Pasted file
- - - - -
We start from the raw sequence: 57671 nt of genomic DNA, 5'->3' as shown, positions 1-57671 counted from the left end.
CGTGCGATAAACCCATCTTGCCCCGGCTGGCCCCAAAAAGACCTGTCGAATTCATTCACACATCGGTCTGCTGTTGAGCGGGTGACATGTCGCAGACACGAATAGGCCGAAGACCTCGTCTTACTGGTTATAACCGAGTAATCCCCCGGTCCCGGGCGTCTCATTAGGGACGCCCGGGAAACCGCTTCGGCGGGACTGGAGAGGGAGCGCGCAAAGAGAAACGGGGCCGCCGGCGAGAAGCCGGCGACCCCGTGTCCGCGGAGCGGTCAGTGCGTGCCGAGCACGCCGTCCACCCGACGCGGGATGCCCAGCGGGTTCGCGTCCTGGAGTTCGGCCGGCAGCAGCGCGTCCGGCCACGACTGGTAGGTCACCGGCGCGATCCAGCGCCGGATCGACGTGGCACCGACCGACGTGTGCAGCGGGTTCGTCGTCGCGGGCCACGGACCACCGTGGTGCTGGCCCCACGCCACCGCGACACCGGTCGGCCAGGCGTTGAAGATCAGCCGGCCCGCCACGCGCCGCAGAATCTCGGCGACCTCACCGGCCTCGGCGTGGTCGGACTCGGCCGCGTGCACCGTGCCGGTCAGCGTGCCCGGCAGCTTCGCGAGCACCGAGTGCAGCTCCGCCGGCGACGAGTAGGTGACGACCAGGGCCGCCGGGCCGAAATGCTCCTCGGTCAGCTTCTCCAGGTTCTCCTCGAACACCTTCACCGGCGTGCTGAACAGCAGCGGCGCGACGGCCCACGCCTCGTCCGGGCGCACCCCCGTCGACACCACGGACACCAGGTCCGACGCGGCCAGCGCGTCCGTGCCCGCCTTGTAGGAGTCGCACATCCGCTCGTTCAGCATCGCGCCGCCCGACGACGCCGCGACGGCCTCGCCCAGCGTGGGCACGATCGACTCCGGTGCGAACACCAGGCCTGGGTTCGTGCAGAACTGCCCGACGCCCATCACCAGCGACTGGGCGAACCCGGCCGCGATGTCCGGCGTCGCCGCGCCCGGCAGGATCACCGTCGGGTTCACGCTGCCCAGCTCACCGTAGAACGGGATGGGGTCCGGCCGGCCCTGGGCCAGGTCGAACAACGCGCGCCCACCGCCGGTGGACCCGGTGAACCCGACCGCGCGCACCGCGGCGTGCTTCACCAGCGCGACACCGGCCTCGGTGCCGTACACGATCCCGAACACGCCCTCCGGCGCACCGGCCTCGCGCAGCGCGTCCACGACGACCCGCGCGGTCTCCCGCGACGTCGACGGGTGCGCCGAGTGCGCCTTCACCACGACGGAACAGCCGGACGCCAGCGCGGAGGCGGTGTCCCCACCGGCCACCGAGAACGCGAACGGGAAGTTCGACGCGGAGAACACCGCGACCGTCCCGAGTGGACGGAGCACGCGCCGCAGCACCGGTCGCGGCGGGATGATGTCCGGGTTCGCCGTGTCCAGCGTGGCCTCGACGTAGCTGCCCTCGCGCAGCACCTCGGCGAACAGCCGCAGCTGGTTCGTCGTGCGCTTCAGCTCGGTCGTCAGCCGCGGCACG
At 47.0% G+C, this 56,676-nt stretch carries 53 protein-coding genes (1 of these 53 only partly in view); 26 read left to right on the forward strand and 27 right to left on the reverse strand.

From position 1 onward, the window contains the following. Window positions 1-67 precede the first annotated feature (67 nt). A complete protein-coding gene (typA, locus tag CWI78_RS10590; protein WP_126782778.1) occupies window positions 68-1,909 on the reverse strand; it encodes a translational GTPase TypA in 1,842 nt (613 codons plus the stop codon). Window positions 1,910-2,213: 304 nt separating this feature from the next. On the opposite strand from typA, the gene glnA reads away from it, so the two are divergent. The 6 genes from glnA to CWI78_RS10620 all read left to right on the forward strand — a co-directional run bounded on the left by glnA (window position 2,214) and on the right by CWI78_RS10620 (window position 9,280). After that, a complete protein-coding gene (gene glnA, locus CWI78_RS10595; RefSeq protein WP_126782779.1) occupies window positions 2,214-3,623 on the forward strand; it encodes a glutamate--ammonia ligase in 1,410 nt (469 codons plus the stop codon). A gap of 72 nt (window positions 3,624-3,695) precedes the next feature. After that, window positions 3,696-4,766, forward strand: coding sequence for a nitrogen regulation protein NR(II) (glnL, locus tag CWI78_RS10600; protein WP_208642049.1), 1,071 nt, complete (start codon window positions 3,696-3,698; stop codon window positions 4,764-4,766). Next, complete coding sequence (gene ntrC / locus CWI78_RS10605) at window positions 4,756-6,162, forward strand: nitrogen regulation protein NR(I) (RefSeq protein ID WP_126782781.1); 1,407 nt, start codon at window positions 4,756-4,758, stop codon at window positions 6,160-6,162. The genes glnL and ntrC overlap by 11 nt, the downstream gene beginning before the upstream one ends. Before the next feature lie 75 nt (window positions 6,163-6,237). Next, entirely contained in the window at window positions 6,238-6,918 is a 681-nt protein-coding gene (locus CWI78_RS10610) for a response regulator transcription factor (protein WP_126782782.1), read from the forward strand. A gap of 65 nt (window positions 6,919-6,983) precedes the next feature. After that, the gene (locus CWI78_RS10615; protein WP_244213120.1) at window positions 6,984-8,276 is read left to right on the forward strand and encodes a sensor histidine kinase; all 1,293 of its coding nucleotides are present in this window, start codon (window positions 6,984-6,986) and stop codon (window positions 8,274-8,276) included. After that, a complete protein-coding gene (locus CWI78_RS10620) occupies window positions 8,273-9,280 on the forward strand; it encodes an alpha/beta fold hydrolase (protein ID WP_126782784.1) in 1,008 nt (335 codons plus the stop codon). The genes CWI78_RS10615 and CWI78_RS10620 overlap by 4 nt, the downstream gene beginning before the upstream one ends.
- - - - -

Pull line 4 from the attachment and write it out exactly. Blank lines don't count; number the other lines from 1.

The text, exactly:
From position 1 onward, the window contains the following. Window positions 1-67 precede the first annotated feature (67 nt). A complete protein-coding gene (typA, locus tag CWI78_RS10590; protein WP_126782778.1) occupies window positions 68-1,909 on the reverse strand; it encodes a translational GTPase TypA in 1,842 nt (613 codons plus the stop codon). Window positions 1,910-2,213: 304 nt separating this feature from the next. On the opposite strand from typA, the gene glnA reads away from it, so the two are divergent. The 6 genes from glnA to CWI78_RS10620 all read left to right on the forward strand — a co-directional run bounded on the left by glnA (window position 2,214) and on the right by CWI78_RS10620 (window position 9,280). After that, a complete protein-coding gene (gene glnA, locus CWI78_RS10595; RefSeq protein WP_126782779.1) occupies window positions 2,214-3,623 on the forward strand; it encodes a glutamate--ammonia ligase in 1,410 nt (469 codons plus the stop codon). A gap of 72 nt (window positions 3,624-3,695) precedes the next feature. After that, window positions 3,696-4,766, forward strand: coding sequence for a nitrogen regulation protein NR(II) (glnL, locus tag CWI78_RS10600; protein WP_208642049.1), 1,071 nt, complete (start codon window positions 3,696-3,698; stop codon window positions 4,764-4,766). Next, complete coding sequence (gene ntrC / locus CWI78_RS10605) at window positions 4,756-6,162, forward strand: nitrogen regulation protein NR(I) (RefSeq protein ID WP_126782781.1); 1,407 nt, start codon at window positions 4,756-4,758, stop codon at window positions 6,160-6,162. The genes glnL and ntrC overlap by 11 nt, the downstream gene beginning before the upstream one ends. Before the next feature lie 75 nt (window positions 6,163-6,237). Next, entirely contained in the window at window positions 6,238-6,918 is a 681-nt protein-coding gene (locus CWI78_RS10610) for a response regulator transcription factor (protein WP_126782782.1), read from the forward strand. A gap of 65 nt (window positions 6,919-6,983) precedes the next feature. After that, the gene (locus CWI78_RS10615; protein WP_244213120.1) at window positions 6,984-8,276 is read left to right on the forward strand and encodes a sensor histidine kinase; all 1,293 of its coding nucleotides are present in this window, start codon (window positions 6,984-6,986) and stop codon (window positions 8,274-8,276) included. After that, a complete protein-coding gene (locus CWI78_RS10620) occupies window positions 8,273-9,280 on the forward strand; it encodes an alpha/beta fold hydrolase (protein ID WP_126782784.1) in 1,008 nt (335 codons plus the stop codon). The genes CWI78_RS10615 and CWI78_RS10620 overlap by 4 nt, the downstream gene beginning before the upstream one ends.